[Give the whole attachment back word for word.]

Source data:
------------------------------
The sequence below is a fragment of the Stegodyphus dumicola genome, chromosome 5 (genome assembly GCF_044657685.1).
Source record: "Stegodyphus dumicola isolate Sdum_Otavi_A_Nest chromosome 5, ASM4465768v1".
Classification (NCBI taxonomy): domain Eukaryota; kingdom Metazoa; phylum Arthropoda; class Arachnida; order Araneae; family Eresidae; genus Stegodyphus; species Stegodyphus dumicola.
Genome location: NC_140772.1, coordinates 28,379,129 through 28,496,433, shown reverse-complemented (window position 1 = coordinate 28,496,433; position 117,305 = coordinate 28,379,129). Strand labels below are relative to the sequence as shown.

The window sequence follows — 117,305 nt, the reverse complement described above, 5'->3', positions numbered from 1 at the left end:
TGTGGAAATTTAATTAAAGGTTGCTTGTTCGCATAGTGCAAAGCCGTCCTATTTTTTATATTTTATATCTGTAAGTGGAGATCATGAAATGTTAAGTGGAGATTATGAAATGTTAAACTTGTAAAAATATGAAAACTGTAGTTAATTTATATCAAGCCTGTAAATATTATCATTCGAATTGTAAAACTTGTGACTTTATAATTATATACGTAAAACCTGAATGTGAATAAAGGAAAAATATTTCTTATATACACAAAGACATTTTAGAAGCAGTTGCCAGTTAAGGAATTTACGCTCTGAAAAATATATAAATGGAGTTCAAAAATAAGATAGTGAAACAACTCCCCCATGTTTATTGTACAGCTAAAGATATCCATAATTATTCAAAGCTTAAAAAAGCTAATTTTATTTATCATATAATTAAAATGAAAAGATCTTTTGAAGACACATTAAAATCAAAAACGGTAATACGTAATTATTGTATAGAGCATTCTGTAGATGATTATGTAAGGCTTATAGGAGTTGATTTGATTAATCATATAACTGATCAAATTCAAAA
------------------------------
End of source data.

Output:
The sequence below is a fragment of the Stegodyphus dumicola genome, chromosome 5 (genome assembly GCF_044657685.1).
Source record: "Stegodyphus dumicola isolate Sdum_Otavi_A_Nest chromosome 5, ASM4465768v1".
Classification (NCBI taxonomy): domain Eukaryota; kingdom Metazoa; phylum Arthropoda; class Arachnida; order Araneae; family Eresidae; genus Stegodyphus; species Stegodyphus dumicola.
Genome location: NC_140772.1, coordinates 28,379,129 through 28,496,433, shown reverse-complemented (window position 1 = coordinate 28,496,433; position 117,305 = coordinate 28,379,129). Strand labels below are relative to the sequence as shown.

The window sequence follows — 117,305 nt, the reverse complement described above, 5'->3', positions numbered from 1 at the left end:
TGTGGAAATTTAATTAAAGGTTGCTTGTTCGCATAGTGCAAAGCCGTCCTATTTTTTATATTTTATATCTGTAAGTGGAGATCATGAAATGTTAAGTGGAGATTATGAAATGTTAAACTTGTAAAAATATGAAAACTGTAGTTAATTTATATCAAGCCTGTAAATATTATCATTCGAATTGTAAAACTTGTGACTTTATAATTATATACGTAAAACCTGAATGTGAATAAAGGAAAAATATTTCTTATATACACAAAGACATTTTAGAAGCAGTTGCCAGTTAAGGAATTTACGCTCTGAAAAATATATAAATGGAGTTCAAAAATAAGATAGTGAAACAACTCCCCCATGTTTATTGTACAGCTAAAGATATCCATAATTATTCAAAGCTTAAAAAAGCTAATTTTATTTATCATATAATTAAAATGAAAAGATCTTTTGAAGACACATTAAAATCAAAAACGGTAATACGTAATTATTGTATAGAGCATTCTGTAGATGATTATGTAAGGCTTATAGGAGTTGATTTGATTAATCATATAACTGATCAAATTCAAAA